Eastman describes how his plane often broke down, resulting in numerous emergency landings. At the end of the war, he reflects that he was indeed a nervous pilot. Hynes shows that despite his nervousness, however, he was brave: while he shook as he put on his flying gloves, he still flew, thereby "dispersing any possible charge of cowardice: a coward flees from what frightens him; Eastman confronted it. I reckon that takes a high degree of courage, and as I read his honest, confessional diary, I feel admiration and affection for the troubled young man who wrote it" (272). Hynes is particularly moved by Eastman's addition of a separate piece of paper stuck into his diary at the end of his wartime entries and simply headed "killed". The names of 17 pilots are listed, all from the 94th and 95th Squadrons, in which Eastman served; as Hynes observes, "it's not a unit roster; these are personal dead" (281). Hynes mentions similar lists by other pilots.


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In the afterwards to this moving study, Hynes observes:

I come to the end of this story of the flying game with a feeling of admiration for the men I have met here, but also with a certain sadness. Like old Nester in the Odyssey, I look back on the war and think, 'So many good men gone.' How young they were, how promising those young lives that would not be lived out, what talents they had that their country might have used well in the years ahead. And what good guys they were - funny, risk-taking, good friends and good fliers. War is a cruel devourer of the young. And flying is a gamble that even the best pilots don't always win.

The Unsubstantial Air is both moving and tragic. The extracts from letters, diaries and memoirs bring the war in the air to life, with all its thrills but also its terrors. Hynes's study is copiously illustrated, carefully annotated and accompanied by a short but helpful bibliography. He combines personal knowledge of flying, the historian's attention to detail, and the critic's interpretive faculties to produce a rich study of thrills, fear, death, and destruction. This book is an important contribution to a remarkable 20th-century phenomenon — the wealth of participants' records of war — records that are invaluable complements to the accounts found in history books. The Unsubstantial Air is the story of how the participants saw the war, told by a man who can understand it not only because he flew in World War Two but because he knows that war is and always will be — an integral part of the human condition.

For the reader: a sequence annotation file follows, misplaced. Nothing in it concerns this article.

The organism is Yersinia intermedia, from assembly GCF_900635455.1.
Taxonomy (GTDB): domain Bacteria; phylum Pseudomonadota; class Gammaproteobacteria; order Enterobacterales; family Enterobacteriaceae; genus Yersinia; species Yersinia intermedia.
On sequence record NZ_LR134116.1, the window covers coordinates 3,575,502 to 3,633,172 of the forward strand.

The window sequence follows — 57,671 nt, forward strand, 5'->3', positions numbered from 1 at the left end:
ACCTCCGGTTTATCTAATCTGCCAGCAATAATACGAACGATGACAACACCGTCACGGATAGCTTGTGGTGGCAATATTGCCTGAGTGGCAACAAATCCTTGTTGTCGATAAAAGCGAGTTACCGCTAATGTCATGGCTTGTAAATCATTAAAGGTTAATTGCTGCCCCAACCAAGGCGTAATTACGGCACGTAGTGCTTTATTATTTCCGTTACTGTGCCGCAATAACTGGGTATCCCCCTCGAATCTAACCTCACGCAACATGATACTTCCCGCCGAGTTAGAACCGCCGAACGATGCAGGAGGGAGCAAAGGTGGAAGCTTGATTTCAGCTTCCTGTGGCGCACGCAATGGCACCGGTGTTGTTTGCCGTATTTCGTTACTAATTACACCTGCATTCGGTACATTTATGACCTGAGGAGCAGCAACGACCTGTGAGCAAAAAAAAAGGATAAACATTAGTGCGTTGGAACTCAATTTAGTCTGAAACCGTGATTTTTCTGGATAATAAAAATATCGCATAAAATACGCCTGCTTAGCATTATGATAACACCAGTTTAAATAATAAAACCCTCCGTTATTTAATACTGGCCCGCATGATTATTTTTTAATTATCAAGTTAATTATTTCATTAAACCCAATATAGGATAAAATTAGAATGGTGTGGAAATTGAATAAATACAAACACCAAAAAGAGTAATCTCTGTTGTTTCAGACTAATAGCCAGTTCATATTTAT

Jane Mattisson Ekstam

3 comments:

  1. Excellent review. Thank you - will check this out. I'm not that obsessed with the air war, but your comments make this fascinating.

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  2. I agree with the excellence of the review. One finds a real depth in reading personal correspondence that brings the fighting person's perspective into focus belittling sweeping historical works on the same subject. Cheers

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  3. Jane Mattisson EkstamSeptember 2, 2015 at 9:33 PM

    Many thanks for your kind comments. Hynes is an excellent critic of the War. You might be interested in his 'A War Imagined: the First World War and English Culture'. It's excellent, particularly on the myth, i.e. the simplified story of the War.'
    With all good wishes. Jane